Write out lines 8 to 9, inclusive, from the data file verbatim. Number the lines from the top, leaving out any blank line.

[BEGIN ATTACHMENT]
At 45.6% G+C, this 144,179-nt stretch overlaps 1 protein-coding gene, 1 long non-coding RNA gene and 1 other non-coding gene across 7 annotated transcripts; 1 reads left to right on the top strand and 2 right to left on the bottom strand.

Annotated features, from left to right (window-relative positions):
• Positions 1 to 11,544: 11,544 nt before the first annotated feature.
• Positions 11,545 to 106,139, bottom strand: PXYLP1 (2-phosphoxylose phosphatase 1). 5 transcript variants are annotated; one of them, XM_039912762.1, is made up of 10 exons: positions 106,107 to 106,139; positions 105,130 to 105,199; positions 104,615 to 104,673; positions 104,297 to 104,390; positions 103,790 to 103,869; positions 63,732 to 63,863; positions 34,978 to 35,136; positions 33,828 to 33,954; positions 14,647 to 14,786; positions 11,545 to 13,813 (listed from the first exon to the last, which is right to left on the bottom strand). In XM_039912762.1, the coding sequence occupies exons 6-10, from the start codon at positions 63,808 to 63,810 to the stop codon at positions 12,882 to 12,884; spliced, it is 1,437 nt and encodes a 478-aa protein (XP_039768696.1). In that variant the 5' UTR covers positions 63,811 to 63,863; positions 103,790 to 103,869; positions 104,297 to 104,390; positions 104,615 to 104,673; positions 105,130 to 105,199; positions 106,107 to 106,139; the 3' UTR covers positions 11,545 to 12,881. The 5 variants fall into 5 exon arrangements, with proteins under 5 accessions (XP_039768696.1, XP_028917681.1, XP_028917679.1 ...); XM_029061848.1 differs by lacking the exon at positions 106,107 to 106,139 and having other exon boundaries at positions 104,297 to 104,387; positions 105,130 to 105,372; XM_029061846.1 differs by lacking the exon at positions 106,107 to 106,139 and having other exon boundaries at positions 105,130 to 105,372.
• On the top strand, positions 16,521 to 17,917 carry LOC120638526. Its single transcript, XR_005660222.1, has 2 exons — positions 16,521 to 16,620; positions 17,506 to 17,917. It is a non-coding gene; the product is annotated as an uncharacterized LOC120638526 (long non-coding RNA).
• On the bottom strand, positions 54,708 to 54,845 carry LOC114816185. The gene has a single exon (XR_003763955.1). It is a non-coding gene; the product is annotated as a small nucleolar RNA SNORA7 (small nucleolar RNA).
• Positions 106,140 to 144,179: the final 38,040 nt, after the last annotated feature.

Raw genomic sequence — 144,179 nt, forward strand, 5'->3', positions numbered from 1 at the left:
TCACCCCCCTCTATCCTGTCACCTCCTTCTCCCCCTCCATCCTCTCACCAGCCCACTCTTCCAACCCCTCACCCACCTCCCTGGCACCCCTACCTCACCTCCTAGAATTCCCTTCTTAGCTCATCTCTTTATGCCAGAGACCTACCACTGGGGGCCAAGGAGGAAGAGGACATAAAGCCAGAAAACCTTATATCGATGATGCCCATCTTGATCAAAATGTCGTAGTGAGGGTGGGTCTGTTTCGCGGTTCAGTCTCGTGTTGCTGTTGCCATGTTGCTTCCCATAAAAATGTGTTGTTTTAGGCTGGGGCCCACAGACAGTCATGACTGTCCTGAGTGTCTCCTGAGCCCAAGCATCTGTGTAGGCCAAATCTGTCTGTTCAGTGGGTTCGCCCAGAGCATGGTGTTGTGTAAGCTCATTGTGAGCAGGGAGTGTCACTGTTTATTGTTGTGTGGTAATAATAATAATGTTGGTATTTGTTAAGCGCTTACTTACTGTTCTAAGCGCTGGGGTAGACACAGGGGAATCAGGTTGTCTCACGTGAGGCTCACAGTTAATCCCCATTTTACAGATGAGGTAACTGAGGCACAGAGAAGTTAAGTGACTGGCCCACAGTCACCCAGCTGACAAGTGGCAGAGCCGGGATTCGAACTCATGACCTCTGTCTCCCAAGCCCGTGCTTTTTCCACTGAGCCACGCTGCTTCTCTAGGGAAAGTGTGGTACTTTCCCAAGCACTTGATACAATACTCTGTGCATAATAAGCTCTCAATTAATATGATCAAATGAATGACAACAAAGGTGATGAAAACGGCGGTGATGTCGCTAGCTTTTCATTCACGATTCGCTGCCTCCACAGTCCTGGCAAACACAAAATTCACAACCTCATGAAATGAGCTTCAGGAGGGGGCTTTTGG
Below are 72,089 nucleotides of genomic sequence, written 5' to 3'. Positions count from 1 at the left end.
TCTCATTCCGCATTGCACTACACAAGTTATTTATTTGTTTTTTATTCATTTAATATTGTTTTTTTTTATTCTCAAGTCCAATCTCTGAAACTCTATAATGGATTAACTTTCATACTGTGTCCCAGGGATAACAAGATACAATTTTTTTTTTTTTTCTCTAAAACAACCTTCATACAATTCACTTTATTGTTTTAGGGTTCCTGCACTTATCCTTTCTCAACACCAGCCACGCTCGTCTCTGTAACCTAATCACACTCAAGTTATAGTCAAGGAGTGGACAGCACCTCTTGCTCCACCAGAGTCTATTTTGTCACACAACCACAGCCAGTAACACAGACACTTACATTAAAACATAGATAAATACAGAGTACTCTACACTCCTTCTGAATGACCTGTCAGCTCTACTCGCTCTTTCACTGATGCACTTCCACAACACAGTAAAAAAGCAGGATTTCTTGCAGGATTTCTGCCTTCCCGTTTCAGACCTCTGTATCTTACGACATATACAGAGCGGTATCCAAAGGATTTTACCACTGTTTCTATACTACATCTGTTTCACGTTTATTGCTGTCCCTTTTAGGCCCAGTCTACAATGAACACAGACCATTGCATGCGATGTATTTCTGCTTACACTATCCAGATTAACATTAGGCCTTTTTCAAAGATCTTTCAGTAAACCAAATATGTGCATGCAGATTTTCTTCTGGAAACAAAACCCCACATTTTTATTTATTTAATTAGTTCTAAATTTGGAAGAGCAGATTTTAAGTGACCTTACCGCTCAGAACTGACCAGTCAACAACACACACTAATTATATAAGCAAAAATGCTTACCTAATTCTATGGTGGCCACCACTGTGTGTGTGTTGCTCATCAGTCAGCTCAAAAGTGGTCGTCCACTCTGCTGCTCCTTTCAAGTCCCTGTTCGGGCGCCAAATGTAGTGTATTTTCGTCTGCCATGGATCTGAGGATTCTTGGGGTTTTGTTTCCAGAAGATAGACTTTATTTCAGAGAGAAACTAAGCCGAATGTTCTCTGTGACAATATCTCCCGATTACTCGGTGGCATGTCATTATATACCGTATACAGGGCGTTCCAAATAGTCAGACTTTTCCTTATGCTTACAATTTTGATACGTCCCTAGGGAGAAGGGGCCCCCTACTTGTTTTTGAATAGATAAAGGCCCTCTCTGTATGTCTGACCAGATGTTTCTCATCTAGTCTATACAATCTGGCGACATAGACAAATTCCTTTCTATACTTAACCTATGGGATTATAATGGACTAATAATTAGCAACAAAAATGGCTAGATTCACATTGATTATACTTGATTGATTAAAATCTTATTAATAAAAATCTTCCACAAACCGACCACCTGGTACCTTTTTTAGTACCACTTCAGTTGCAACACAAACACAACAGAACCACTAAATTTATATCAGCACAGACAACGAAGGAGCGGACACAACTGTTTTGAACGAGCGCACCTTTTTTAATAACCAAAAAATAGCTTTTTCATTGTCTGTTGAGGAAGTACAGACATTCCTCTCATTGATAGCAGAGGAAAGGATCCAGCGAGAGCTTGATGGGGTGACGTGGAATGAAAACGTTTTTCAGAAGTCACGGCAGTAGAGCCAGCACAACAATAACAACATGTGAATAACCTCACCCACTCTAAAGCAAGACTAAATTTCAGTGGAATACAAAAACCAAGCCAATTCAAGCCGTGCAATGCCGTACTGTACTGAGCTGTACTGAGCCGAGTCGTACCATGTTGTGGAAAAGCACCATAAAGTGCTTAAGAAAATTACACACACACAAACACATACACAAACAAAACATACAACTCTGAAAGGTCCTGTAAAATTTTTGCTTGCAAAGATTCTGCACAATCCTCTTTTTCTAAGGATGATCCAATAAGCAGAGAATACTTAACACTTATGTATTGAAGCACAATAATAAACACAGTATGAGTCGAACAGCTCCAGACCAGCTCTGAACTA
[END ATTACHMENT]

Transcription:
Raw genomic sequence — 144,179 nt, forward strand, 5'->3', positions numbered from 1 at the left:
TCACCCCCCTCTATCCTGTCACCTCCTTCTCCCCCTCCATCCTCTCACCAGCCCACTCTTCCAACCCCTCACCCACCTCCCTGGCACCCCTACCTCACCTCCTAGAATTCCCTTCTTAGCTCATCTCTTTATGCCAGAGACCTACCACTGGGGGCCAAGGAGGAAGAGGACATAAAGCCAGAAAACCTTATATCGATGATGCCCATCTTGATCAAAATGTCGTAGTGAGGGTGGGTCTGTTTCGCGGTTCAGTCTCGTGTTGCTGTTGCCATGTTGCTTCCCATAAAAATGTGTTGTTTTAGGCTGGGGCCCACAGACAGTCATGACTGTCCTGAGTGTCTCCTGAGCCCAAGCATCTGTGTAGGCCAAATCTGTCTGTTCAGTGGGTTCGCCCAGAGCATGGTGTTGTGTAAGCTCATTGTGAGCAGGGAGTGTCACTGTTTATTGTTGTGTGGTAATAATAATAATGTTGGTATTTGTTAAGCGCTTACTTACTGTTCTAAGCGCTGGGGTAGACACAGGGGAATCAGGTTGTCTCACGTGAGGCTCACAGTTAATCCCCATTTTACAGATGAGGTAACTGAGGCACAGAGAAGTTAAGTGACTGGCCCACAGTCACCCAGCTGACAAGTGGCAGAGCCGGGATTCGAACTCATGACCTCTGTCTCCCAAGCCCGTGCTTTTTCCACTGAGCCACGCTGCTTCTCTAGGGAAAGTGTGGTACTTTCCCAAGCACTTGATACAATACTCTGTGCATAATAAGCTCTCAATTAATATGATCAAATGAATGACAACAAAGGTGATGAAAACGGCGGTGATGTCGCTAGCTTTTCATTCACGATTCGCTGCCTCCACAGTCCTGGCAAACACAAAATTCACAACCTCATGAAATGAGCTTCAGGAGGGGGCTTTTGG